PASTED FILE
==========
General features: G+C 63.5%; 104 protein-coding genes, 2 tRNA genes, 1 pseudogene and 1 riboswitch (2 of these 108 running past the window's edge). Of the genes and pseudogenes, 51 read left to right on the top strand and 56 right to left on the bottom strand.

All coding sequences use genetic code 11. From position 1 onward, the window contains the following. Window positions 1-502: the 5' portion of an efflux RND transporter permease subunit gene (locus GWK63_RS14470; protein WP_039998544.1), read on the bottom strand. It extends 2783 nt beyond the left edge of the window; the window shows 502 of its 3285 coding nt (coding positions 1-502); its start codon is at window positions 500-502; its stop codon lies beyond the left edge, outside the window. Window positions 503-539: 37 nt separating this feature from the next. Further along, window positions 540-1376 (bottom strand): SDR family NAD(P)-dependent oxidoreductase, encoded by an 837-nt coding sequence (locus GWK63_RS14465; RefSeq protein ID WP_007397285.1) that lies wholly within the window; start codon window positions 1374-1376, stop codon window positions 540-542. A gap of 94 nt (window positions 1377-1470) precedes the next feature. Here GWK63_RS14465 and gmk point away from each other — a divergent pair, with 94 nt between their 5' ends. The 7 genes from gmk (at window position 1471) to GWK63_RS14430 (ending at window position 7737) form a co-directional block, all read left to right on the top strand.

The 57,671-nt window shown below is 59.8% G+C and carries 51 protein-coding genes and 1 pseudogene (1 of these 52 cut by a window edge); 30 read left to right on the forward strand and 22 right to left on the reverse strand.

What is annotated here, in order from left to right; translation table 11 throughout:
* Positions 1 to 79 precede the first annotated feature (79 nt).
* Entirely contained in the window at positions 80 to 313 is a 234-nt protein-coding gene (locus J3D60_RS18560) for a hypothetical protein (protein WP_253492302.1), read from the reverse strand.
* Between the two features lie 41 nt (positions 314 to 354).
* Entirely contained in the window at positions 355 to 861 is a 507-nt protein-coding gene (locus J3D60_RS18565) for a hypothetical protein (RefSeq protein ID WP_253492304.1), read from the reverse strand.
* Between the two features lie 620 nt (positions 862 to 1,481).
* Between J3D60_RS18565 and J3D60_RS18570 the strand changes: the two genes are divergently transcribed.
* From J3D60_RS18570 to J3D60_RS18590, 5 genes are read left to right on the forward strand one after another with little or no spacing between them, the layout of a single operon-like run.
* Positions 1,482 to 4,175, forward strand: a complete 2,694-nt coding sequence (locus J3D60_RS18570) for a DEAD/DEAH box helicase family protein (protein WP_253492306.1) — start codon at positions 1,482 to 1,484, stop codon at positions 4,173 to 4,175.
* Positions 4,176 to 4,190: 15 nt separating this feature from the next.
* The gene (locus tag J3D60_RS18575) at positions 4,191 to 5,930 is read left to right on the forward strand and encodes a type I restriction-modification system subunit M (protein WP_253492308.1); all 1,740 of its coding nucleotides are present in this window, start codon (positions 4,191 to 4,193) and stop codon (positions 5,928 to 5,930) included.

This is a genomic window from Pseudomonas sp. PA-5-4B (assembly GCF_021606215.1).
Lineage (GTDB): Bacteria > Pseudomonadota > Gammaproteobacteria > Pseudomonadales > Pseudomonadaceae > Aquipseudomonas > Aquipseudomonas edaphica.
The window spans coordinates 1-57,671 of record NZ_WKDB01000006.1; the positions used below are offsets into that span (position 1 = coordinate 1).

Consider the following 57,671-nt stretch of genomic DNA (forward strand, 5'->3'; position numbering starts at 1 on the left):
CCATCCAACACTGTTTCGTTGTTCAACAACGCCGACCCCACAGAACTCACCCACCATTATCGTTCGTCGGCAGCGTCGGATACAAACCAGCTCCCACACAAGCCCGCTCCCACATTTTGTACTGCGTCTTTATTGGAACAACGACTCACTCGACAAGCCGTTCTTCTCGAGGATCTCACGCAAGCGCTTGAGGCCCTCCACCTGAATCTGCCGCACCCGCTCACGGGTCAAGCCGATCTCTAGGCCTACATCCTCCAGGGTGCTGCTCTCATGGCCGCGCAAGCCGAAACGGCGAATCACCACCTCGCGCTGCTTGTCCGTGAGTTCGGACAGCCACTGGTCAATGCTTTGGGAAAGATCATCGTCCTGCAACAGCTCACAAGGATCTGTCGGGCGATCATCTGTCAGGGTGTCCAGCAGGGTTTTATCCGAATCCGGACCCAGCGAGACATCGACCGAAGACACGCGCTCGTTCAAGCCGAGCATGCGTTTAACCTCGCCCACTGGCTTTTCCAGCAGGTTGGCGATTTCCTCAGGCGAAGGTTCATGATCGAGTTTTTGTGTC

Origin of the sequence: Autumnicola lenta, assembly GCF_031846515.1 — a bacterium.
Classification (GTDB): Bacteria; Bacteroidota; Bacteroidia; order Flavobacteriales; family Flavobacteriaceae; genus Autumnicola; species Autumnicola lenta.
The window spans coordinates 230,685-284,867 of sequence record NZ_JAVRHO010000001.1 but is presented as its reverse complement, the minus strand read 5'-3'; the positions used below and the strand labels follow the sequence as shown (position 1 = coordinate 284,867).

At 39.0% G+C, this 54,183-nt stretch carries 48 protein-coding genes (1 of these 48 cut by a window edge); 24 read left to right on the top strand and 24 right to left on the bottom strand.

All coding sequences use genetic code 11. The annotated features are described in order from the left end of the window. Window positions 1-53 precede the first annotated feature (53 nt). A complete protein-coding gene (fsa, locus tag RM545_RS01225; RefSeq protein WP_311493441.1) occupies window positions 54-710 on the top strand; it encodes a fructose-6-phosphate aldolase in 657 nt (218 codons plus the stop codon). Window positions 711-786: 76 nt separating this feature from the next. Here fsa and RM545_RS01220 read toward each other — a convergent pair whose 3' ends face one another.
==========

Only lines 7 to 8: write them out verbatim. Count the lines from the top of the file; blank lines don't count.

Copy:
* Between the two features lie 41 nt (positions 314 to 354).
* Entirely contained in the window at positions 355 to 861 is a 507-nt protein-coding gene (locus J3D60_RS18565) for a hypothetical protein (RefSeq protein ID WP_253492304.1), read from the reverse strand.